But that leaves some crucial questions to answer. Even if it’s true that other living organisms pursue their life as their ultimate value, does that mean human beings have to? Isn’t there more to human life than simply staying alive? And plenty of people seem to live just fine without morality—doesn’t the existence of octogenarian thieves and murderers pose a big problem for a life-based morality?
Not Avoiding Death, but Optimizing for Life
A moral code is a guide for realizing your ultimate value. Plenty of people avoid dying for a long time without a moral code, but if life is your ultimate value, the aim is not to avoid the morgue. It’s to optimize for life.
Optimizing for life means recognizing that you have complex material and psychological needs that require ongoing attention.
You need food, clothing, shelter, medicine to secure your physical survival. And you also need the things that allow you to meet those needs: tools, energy, transportation, and an entire knowledge and production system that allows human beings to create ever-more powerful and abundant tools, energy, and transportation.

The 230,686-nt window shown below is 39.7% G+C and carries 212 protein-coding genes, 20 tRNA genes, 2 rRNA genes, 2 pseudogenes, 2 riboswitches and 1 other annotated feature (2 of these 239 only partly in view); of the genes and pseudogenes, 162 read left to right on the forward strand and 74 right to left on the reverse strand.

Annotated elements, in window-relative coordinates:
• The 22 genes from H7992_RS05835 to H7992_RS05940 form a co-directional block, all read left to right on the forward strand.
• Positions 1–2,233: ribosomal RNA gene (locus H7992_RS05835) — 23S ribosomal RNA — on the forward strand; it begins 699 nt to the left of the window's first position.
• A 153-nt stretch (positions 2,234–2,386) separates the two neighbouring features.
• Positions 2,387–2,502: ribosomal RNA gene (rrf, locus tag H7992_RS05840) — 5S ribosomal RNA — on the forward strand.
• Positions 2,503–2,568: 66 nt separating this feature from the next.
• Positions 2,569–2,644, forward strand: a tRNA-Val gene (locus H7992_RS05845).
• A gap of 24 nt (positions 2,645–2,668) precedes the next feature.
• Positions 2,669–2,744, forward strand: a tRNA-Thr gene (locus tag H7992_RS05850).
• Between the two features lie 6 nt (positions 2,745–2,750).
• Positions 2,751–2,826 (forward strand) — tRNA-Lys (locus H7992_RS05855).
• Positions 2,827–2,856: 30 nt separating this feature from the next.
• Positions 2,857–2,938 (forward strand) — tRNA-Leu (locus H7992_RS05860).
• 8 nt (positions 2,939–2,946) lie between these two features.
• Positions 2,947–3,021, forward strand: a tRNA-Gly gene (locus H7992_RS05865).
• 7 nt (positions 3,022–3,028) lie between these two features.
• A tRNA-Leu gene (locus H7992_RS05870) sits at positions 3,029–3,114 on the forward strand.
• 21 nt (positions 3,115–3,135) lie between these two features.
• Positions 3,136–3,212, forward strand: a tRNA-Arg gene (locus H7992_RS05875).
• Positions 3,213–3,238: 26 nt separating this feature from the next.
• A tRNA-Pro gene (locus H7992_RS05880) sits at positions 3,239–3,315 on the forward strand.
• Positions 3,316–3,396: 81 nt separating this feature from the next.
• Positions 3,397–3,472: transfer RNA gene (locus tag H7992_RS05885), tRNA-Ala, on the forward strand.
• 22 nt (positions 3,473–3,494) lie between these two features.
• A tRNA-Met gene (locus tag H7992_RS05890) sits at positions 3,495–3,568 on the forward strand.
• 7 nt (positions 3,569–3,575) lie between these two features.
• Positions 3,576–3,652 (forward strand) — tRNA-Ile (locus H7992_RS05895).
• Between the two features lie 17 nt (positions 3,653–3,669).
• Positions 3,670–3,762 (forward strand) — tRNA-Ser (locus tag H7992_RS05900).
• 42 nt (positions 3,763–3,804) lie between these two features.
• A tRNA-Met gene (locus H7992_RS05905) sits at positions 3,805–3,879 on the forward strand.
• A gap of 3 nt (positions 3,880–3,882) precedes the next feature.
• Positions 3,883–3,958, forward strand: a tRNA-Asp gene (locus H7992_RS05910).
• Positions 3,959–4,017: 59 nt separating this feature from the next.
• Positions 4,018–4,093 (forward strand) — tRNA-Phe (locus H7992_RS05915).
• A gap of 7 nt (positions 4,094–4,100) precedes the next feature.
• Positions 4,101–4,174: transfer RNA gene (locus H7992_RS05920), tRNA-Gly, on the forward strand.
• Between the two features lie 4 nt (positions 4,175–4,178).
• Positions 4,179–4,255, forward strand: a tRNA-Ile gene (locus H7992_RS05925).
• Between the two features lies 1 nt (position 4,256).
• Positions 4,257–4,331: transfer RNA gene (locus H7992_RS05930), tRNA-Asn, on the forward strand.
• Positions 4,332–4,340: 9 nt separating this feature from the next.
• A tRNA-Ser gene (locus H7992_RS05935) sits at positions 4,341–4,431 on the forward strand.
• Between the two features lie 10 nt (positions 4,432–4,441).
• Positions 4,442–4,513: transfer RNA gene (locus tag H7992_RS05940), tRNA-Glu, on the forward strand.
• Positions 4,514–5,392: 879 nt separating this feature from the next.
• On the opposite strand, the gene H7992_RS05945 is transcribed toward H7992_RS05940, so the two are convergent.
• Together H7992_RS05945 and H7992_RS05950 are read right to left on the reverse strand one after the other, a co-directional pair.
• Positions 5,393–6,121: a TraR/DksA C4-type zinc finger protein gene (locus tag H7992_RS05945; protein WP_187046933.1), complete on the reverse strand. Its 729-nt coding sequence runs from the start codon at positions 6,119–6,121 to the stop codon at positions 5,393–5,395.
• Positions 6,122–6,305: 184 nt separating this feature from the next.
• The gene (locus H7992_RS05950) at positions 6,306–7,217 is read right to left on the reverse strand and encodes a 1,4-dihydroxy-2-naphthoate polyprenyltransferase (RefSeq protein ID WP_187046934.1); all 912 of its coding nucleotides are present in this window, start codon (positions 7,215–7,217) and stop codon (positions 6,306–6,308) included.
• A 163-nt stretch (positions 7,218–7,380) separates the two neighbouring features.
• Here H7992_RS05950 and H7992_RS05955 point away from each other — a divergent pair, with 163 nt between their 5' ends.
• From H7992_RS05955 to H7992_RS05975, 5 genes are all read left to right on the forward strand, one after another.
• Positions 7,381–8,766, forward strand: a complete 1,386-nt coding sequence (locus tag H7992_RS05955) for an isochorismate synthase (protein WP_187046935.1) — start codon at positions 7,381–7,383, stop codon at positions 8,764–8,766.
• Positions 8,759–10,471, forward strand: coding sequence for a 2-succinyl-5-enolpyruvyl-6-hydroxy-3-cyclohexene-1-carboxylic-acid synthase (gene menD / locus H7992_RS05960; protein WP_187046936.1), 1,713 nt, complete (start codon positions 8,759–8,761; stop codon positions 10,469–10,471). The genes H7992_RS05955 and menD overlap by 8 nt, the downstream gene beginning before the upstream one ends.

You meet your material needs by exercising thought and effort—reason and production. You use your mind to discover the way the world works, and you use that knowledge to reshape the world to achieve your purposes.
But to carry out that life-promoting process, you also have profound psychological needs.
“Just as man’s physical survival depends on his own effort, so does his psychological survival. Man faces two corollary, interdependent fields of action in which a constant exercise of choice and a constant creative process are demanded of him: the world around him and his own soul. . . . Just as he has to produce the material values he needs to sustain his life, so he has to acquire the values of character that enable him to sustain it and that make his life worth living. He is born without the knowledge of either. He has to discover both—and translate them into reality—and survive by shaping the world and himself in the image of his values.”
—Ayn Rand, The Romantic Manifesto
Think of someone who is riddled with self-doubt and depression. He’s less likely to undertake demanding projects. He may even find it difficult to hold down a low-level job and attend to basic needs like brushing his teeth and showering. Without the sense that life is worth living, he’s less able to take the actions necessary to live.